For many years now, I have been teaching the Melachos of Shabbos to my fourth grade classes. For many this is an eye opening experience on many levels. First and foremost, it is their first real exposure to the logic as to why certain actions are permitted or prohibited. On a different level, this is the first exposure to a time that has passed. The laws pertaining to Shabbos, as we learn them in the Mishnah and Shulchan Aruch, were written to be applied to everyday life in a time period that has passed. A time before the advent of electricity and modern appliances, a time when everything a person used, he grew or made.
In order to bring this to life for my students, we then head to a local historical farm to see how life was lived in the 1830’s and learn how the melachos were performed. The students get to do and see many different activities. In the end, they actually experience or hear about all 39 melachos. They have a great time and learn a tremendous amount.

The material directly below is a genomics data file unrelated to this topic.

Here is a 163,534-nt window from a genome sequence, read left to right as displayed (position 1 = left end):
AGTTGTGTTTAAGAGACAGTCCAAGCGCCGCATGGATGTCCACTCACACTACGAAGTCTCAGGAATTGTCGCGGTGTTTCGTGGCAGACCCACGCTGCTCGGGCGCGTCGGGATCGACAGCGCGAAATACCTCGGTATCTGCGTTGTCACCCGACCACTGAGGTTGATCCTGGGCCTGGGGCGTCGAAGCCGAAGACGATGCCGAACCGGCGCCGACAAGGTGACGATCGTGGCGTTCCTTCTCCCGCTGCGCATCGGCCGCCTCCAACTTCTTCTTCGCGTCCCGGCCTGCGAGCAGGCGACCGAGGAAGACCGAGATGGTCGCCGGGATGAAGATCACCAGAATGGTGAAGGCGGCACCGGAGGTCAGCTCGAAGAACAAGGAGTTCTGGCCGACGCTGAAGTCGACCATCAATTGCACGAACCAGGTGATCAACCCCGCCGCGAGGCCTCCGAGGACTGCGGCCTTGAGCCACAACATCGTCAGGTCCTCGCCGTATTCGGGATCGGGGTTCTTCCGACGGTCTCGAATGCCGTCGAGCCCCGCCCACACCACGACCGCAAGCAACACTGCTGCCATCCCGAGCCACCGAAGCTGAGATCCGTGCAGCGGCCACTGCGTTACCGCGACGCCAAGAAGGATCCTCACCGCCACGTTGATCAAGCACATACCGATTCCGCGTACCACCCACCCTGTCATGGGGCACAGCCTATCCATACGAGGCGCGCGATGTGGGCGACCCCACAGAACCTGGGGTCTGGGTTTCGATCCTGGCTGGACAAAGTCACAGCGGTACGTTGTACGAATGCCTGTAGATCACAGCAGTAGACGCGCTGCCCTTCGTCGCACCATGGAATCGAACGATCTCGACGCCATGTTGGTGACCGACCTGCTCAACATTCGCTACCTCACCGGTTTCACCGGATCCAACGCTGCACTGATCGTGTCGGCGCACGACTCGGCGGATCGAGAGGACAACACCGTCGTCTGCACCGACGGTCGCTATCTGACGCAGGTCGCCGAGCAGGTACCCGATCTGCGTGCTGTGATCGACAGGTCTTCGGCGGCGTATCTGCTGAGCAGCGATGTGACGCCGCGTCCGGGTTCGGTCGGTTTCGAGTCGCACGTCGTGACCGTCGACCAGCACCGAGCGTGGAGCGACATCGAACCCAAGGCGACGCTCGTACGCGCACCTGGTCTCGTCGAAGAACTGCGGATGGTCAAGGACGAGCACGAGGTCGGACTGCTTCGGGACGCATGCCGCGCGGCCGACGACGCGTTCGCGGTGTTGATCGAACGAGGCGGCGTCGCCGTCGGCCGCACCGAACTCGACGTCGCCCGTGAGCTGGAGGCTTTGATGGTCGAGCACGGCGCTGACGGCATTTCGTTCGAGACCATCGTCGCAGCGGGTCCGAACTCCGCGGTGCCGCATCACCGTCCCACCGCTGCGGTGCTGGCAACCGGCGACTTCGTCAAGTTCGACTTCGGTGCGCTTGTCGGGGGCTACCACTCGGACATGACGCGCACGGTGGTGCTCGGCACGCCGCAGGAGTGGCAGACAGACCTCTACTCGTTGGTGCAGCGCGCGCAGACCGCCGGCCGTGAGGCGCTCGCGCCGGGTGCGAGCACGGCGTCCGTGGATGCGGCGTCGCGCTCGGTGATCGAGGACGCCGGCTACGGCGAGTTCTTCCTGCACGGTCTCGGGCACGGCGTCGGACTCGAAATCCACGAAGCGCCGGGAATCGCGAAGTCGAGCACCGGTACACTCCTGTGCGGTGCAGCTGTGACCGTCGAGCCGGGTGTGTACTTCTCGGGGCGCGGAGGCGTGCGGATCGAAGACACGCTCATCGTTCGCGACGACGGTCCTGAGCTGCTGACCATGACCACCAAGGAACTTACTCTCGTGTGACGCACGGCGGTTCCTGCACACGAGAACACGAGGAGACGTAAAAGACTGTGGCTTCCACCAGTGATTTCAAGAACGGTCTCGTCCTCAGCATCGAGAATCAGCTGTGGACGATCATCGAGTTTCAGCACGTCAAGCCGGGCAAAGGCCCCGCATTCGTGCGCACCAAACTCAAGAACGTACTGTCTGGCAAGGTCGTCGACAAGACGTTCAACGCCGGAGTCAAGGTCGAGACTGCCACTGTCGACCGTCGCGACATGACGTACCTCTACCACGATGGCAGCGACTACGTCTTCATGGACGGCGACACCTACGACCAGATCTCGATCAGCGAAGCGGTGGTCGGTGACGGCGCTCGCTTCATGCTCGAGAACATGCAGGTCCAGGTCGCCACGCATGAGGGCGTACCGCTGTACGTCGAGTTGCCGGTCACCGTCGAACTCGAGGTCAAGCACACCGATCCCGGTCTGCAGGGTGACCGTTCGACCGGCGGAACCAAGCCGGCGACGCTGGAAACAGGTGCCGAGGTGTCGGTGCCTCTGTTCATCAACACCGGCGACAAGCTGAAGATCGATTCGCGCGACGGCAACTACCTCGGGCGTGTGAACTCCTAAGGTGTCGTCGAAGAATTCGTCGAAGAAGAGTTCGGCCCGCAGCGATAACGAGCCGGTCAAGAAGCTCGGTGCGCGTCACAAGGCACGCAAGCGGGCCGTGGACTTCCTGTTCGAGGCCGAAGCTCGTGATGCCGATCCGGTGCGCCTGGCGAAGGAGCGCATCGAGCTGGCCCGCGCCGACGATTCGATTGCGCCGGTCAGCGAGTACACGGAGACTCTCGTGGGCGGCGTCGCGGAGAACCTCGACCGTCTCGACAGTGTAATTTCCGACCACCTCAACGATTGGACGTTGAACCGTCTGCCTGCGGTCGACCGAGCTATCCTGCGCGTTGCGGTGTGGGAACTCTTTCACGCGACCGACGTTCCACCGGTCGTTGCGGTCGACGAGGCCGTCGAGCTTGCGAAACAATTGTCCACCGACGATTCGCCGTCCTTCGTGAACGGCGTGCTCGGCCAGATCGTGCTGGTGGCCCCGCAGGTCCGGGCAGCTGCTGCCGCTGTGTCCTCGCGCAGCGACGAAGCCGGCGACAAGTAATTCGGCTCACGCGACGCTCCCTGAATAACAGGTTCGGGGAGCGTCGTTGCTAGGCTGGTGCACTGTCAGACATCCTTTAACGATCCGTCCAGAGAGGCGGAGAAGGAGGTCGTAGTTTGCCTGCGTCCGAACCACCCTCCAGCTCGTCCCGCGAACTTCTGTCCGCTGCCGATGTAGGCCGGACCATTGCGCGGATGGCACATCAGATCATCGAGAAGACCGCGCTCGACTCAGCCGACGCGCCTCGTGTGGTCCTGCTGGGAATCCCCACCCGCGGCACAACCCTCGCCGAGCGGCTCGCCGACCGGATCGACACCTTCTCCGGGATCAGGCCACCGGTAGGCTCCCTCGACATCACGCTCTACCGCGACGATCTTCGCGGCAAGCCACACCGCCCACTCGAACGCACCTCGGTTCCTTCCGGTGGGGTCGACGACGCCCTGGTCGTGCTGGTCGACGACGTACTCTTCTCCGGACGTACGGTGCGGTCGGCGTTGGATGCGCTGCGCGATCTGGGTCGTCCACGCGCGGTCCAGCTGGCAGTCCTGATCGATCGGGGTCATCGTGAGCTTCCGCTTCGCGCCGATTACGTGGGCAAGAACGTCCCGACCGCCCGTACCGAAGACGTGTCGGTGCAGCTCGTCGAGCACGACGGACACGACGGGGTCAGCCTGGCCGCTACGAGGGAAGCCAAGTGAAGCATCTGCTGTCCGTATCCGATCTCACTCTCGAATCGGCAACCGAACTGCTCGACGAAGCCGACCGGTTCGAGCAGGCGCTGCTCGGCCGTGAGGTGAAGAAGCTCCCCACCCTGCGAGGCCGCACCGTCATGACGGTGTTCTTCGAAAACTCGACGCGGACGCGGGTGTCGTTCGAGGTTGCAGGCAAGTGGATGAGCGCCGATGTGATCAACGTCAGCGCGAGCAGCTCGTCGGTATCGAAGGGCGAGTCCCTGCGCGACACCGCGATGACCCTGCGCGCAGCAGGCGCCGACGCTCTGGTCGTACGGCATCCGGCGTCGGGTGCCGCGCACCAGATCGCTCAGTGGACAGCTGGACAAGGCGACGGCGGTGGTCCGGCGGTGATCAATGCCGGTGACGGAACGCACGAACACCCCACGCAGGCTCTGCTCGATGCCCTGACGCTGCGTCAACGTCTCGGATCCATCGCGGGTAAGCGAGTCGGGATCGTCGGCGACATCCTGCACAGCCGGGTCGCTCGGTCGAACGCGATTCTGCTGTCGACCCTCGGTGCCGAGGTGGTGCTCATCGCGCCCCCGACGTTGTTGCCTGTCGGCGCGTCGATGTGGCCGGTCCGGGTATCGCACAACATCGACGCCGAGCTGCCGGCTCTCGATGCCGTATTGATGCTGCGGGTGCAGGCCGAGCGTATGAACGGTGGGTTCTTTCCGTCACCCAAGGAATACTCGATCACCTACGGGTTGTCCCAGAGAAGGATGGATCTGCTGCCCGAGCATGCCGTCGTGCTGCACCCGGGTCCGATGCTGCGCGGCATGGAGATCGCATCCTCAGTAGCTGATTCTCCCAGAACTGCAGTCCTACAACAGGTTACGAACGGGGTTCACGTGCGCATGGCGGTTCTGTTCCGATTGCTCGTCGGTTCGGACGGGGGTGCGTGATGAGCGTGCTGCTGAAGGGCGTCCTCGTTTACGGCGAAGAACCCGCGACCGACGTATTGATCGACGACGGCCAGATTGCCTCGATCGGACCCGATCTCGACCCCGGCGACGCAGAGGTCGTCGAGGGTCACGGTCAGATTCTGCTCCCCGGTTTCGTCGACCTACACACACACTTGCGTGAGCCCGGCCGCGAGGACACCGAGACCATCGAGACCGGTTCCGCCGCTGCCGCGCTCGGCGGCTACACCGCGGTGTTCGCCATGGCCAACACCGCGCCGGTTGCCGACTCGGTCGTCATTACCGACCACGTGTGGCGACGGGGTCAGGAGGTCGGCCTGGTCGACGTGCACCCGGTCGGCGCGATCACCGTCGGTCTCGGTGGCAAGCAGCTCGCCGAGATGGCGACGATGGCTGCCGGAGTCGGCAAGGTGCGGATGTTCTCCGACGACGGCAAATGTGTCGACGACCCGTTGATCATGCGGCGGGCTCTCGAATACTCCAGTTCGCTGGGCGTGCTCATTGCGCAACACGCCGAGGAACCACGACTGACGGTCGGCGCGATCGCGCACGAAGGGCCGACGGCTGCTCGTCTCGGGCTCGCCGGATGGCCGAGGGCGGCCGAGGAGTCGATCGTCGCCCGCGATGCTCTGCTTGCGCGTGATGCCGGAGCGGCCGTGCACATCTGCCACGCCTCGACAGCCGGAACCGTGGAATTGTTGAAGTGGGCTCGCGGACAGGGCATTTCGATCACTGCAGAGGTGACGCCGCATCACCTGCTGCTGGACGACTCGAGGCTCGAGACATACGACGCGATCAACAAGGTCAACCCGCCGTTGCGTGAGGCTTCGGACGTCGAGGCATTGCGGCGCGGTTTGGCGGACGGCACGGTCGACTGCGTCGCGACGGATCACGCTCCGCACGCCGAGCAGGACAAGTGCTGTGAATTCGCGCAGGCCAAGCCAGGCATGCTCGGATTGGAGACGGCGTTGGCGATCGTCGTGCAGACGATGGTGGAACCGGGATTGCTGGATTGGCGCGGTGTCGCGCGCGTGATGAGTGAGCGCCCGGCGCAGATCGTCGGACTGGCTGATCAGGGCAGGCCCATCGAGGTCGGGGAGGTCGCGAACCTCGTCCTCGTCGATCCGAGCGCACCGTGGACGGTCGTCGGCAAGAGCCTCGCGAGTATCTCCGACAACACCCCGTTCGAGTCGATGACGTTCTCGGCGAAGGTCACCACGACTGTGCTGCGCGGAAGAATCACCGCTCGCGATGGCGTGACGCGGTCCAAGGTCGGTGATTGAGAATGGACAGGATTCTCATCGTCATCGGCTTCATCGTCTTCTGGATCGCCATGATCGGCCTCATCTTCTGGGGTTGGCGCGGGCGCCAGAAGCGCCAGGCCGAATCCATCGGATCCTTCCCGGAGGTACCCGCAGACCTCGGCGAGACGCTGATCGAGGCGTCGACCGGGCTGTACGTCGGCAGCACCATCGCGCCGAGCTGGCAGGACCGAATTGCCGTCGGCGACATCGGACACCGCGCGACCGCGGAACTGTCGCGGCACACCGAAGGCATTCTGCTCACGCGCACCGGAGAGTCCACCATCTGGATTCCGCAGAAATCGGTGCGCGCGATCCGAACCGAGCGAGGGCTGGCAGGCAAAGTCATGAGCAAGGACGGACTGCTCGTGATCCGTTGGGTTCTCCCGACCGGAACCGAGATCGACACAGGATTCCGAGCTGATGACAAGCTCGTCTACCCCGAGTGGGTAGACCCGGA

After taking the local kollel, who were learning Masechta Shabbos, to view the ranch on a mature scholarly level, I saw that as adults many of us need to experience the past in order to learn hilchos Shabbos correctly. The idea for a video depicting all 39 melachos was born. It would be geared for children, but provide a learning experience to talmidei chachamim looking to find out how a particular melacha was preformed.
The months of May and June were spent on hours and hours of research as to what should be shown in the video. In the beginning of July, the first version of the script was written. I say first version, because it had to be totally overhauled. In the meantime the actors were identified: I and a seventh grader in our school. By the time the second version was ready and edited (after many hours of hard work,) it was the middle of August and school had started. We are now limited to Sundays to rehearse and film. Which brings us to our next technical problem; all the Sundays in the near future are Yomim Tovim. In the meantime, we are memorizing our lines. I feel that this might be the hardest part of the whole project. Anyone with any tips, please let me know.